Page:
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Sat, 27 Aug 2011 #11
Thumb_avatar Angela Moody United States 12 posts in this forum Offline

Notes from the Vanity Inquiry:
I took the question seriously and began an internal scan for vanity. At first I couldn't see anything, just a little pride here and there. Then, while watching a documentary later in the evening, vanity made an appearance. I had to do a double-take. Was this really vanity? Indeed, there it was lurking. A report had placed me in the upper 95th percentile of all of humanity. I was intoxicated by vanity, separate from the "quagmire" of the rest of the world, blessed. Then gradually, one by one the vanities began piling on. They intertwined appearing as a triangular beam to support the torsion of my ego. How did I feel? I was elated, my vanities were measurable by percentiles, documented, and indisptuable. I was somebody! Then I asked what does humility feel like? I thought about it, toured my feelings. What would it feel like to be nothing in the sea of humanity, nothing in the waves of eons, not even a separable drop in the vast ocean? A glimmer of freedom shown through, non-attachment, emptiness. How did it feel? Unlike anything experienced before.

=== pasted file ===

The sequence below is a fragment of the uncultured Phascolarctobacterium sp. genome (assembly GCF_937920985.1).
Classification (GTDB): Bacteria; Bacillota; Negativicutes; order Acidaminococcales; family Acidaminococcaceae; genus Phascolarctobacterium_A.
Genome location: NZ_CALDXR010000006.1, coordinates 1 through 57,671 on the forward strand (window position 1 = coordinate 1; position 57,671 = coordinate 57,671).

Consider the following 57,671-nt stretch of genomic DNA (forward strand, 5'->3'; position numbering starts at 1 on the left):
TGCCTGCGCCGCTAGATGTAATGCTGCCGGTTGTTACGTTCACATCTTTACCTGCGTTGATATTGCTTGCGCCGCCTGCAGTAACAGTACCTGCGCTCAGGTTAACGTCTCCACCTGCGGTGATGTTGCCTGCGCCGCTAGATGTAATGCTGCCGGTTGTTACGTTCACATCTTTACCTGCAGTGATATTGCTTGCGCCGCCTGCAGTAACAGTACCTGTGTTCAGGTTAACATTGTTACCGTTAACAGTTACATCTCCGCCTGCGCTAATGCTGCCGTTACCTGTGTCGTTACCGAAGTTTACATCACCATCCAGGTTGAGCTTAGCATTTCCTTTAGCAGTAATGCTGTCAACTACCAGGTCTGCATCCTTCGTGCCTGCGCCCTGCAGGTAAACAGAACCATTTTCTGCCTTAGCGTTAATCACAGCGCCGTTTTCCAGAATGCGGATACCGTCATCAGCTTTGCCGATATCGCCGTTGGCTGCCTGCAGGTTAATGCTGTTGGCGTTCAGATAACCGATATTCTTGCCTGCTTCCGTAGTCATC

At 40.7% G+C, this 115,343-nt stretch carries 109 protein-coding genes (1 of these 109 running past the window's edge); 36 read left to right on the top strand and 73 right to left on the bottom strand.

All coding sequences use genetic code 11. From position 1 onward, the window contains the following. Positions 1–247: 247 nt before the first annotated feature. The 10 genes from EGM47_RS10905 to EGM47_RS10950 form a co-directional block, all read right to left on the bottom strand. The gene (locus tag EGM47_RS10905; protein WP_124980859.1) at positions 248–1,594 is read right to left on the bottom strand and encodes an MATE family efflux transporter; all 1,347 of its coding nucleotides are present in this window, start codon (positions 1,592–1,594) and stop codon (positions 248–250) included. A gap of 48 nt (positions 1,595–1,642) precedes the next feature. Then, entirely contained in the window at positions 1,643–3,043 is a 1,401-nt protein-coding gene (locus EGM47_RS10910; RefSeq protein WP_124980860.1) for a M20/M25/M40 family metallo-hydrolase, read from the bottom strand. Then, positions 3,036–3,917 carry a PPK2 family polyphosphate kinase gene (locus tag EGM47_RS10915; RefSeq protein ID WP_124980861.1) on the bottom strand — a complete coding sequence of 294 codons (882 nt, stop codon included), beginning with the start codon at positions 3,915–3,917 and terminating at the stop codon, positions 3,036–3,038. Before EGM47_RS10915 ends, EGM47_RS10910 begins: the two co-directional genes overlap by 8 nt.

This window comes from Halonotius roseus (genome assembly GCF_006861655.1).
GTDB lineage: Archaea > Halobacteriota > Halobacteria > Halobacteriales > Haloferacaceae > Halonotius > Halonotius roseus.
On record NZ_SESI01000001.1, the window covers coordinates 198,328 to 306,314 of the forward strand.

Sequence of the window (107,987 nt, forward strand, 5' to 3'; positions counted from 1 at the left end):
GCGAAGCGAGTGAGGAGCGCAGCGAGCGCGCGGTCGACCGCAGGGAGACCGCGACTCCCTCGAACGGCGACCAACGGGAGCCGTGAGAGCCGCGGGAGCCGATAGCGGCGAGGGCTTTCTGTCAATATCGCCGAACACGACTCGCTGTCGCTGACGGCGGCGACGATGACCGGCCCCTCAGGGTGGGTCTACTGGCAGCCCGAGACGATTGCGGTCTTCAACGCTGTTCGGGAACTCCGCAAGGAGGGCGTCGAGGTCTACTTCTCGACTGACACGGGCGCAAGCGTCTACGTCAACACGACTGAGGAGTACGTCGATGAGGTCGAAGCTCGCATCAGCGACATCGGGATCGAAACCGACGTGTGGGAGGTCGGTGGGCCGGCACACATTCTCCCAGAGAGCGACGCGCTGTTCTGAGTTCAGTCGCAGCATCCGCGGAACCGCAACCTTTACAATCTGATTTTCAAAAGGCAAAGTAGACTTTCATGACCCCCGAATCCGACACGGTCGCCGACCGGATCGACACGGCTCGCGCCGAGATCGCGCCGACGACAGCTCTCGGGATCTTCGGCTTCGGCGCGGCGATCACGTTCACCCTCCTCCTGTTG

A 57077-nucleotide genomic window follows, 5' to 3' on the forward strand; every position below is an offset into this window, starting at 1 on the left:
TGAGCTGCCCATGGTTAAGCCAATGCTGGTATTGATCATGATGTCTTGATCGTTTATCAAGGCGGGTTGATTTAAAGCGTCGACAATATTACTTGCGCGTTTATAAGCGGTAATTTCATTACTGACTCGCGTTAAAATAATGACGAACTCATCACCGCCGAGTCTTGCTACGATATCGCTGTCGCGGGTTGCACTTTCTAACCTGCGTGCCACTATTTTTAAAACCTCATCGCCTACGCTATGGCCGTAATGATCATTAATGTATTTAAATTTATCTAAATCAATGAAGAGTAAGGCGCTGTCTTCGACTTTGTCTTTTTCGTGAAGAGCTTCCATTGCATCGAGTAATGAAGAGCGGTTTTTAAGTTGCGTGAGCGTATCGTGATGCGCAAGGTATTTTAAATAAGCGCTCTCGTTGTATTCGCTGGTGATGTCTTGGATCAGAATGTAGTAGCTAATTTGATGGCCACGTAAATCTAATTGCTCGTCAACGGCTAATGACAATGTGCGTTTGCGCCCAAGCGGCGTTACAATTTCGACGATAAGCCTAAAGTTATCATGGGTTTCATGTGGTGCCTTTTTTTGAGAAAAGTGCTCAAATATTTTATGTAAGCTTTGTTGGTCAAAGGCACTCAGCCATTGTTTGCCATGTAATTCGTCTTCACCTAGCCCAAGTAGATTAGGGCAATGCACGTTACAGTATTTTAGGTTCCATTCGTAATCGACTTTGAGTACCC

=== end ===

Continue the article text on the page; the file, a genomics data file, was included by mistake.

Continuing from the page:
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Sat, 27 Aug 2011 #12
Thumb_stringio Paul Davidson United Kingdom 3659 posts in this forum ACCOUNT DELETED

Ana Flavia Lucas wrote:
It is targeted to impress others, so it is linked with allowing others to judge you and to be lead by others' opinions.